U.S. stock futures wavered in the aftermath of the Federal Reserve’s latest interest-rate increase and as a slew of other central banks moved to adjust their own policies.
Futures tied to the S&P 500 declined 0.1% in Thursday morning trading, after earlier swinging between slightly larger gains and losses. The broad-market index closed down 1.7% on Wednesday following a turbulent day’s trading. Nasdaq-100 futures edged down 0.2%, suggesting muted losses for technology stocks.
“It’s a stabilization after some wild swings we saw yesterday. There was a lot of selling ahead of the Fed, so a little recovery the next day isn’t surprising,” said
chief investment officer at FlowBank.
Stocks have come under pressure due to persistently high inflation and central banks moving to tighten financial conditions. The Fed raised rates by another 0.75 percentage point on Wednesday and signaled that there are more hikes to come. Fed Chairman
said in a press conference that there isn’t a painless way to tame inflation.
“That was really the first kind of hint we’ve had from Powell that yes, this is going to come at a significant economic cost,” said Laura Cooper, a macro strategist at BlackRock. “We do anticipate that the U.S. will enter a recession, likely in the first half of next year.”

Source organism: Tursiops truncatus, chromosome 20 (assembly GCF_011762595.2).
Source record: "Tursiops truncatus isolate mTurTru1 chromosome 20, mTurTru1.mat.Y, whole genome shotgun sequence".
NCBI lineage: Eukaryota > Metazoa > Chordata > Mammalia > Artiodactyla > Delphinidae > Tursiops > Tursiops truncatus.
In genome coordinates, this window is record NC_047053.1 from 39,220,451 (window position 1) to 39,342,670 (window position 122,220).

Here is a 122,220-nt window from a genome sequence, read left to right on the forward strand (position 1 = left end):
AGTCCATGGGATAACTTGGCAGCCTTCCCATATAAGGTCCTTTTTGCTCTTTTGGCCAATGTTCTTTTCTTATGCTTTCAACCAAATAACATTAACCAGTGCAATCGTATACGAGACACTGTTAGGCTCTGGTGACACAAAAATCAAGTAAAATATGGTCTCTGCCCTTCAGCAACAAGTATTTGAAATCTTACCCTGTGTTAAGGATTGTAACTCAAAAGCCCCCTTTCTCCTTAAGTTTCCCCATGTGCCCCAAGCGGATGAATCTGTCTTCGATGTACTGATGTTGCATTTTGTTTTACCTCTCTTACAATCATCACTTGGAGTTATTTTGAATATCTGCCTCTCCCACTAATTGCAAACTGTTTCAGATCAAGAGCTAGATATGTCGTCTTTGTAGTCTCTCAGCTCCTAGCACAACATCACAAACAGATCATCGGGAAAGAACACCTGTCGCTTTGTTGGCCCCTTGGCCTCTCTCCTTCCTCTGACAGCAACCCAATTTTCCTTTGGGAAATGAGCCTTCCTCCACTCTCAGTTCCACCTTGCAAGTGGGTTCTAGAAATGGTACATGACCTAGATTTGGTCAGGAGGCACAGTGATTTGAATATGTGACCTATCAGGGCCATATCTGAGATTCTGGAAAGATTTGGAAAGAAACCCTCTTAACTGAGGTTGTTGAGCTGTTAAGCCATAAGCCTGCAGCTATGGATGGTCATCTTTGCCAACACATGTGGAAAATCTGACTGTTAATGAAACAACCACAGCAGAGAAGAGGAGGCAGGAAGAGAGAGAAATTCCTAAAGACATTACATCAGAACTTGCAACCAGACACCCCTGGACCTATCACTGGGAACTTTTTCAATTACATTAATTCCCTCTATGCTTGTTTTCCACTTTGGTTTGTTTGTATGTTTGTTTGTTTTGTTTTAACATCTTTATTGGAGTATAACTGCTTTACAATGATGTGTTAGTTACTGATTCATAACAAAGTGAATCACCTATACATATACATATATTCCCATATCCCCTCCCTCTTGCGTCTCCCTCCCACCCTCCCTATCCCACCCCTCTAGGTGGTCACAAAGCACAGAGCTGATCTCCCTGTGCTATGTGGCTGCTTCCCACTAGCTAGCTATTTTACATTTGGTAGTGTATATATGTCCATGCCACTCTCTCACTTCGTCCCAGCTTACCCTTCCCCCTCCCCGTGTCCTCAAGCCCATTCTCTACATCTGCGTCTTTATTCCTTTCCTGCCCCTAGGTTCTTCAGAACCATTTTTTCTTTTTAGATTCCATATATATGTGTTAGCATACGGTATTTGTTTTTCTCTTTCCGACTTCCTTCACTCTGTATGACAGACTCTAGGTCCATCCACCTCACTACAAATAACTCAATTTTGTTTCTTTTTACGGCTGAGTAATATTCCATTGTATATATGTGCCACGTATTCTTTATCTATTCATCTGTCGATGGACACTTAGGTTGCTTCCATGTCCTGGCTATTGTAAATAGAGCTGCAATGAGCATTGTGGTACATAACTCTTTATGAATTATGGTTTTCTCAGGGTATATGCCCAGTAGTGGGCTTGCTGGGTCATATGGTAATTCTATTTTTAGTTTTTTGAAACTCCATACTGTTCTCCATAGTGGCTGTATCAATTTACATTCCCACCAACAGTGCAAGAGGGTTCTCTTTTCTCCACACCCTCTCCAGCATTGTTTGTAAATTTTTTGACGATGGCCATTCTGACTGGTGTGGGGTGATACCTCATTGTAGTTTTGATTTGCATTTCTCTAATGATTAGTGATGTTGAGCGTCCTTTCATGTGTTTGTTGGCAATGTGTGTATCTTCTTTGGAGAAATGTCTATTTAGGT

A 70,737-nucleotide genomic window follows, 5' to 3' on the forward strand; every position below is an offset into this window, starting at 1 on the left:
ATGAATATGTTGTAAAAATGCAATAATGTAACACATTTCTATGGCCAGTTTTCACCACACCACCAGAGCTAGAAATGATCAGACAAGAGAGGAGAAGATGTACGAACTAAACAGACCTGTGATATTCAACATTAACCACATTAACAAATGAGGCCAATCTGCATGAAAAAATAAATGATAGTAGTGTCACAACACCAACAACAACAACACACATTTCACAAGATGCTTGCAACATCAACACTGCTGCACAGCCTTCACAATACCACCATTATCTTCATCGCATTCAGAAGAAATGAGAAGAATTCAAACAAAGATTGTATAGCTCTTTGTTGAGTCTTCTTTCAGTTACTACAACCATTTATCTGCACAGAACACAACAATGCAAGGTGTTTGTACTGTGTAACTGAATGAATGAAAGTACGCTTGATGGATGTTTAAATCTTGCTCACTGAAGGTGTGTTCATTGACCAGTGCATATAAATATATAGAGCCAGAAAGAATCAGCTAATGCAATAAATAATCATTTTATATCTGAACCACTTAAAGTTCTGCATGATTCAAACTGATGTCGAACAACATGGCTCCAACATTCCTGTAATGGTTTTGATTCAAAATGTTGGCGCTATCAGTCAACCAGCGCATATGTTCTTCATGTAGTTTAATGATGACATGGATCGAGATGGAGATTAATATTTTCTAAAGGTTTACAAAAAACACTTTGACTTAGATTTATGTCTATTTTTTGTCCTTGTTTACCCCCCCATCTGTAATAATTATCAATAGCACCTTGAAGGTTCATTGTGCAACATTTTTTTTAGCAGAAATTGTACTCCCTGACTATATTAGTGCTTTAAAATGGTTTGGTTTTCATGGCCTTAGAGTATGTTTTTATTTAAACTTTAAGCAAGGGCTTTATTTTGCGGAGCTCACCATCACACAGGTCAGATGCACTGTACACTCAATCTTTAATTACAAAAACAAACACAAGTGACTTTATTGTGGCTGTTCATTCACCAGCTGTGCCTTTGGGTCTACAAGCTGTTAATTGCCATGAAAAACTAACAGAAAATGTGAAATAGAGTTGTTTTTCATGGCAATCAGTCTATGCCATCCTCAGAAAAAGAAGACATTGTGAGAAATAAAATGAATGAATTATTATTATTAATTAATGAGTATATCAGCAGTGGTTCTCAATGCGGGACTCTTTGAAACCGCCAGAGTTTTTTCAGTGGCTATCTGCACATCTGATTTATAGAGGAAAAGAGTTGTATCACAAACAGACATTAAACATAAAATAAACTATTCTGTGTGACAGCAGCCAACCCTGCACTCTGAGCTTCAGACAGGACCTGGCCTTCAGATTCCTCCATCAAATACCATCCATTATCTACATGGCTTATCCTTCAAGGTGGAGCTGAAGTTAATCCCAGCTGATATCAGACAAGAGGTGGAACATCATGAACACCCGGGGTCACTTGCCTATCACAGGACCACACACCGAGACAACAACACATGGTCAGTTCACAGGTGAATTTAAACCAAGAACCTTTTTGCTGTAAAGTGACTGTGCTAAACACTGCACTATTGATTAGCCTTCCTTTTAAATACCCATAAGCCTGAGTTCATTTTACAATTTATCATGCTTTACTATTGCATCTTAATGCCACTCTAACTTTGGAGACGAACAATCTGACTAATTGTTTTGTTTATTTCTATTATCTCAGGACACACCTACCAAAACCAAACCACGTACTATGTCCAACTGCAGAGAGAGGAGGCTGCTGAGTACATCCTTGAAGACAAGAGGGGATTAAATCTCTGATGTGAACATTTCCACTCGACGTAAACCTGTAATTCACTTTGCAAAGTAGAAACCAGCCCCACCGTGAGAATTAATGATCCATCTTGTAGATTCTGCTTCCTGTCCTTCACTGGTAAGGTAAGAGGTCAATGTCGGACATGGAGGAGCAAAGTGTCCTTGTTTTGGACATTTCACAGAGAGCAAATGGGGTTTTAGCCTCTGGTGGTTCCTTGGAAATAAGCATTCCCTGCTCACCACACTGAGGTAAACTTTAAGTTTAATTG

Government bond yields continued to rise, with the 2-year reaching 4.099% and the 10-year at 3.540%. That increased the gap between yields on the two securities. An inverted yield curve, in which shorter-dated bonds yield more than their longer-dated equivalents, has often preceded a recession.
A long list of central banks were making monetary-policy decisions on Thursday, including the Bank of England and Turkey’s central bank, with announcements from both due at 7 a.m. ET. The
lifted its key policy rate to 0.5%, making it the last European central bank to exit negative rates.
The Bank of Japan—a holdout in sticking with ultralow interest rates—kept its policy unchanged, sending the yen to the lowest level against the dollar since 1995. The currency then reversed losses to rise more than 1%, after the Japanese finance ministry said it intervened in the foreign-exchange market to support the yen for the first time in 24 years.
Although the yen was gaining, the dollar continued to strengthen more broadly, with the ICE U.S. Dollar index reaching its highest level since 2002.
European stocks declined, with the Stoxx Europe 600 losing 0.4%. Bank stocks, which typically benefit from higher rates, bucked the trend, with Italy’s
up 6% and Spain’s
rising 5%. Finnish utility
climbed for a second day after the German government said it will nationalize Uniper.
is the majority owner of the struggling German energy giant. The stock has risen nearly 28% this week.
In Asia, major equity benchmarks declined. Hong Kong’s Hang Seng Index lost 1.6% to close at its lowest level since 2011. The Shanghai Composite declined 0.3% and Japan’s Nikkei 225 fell 0.6%.
Write to Anna Hirtenstein at email@example.com
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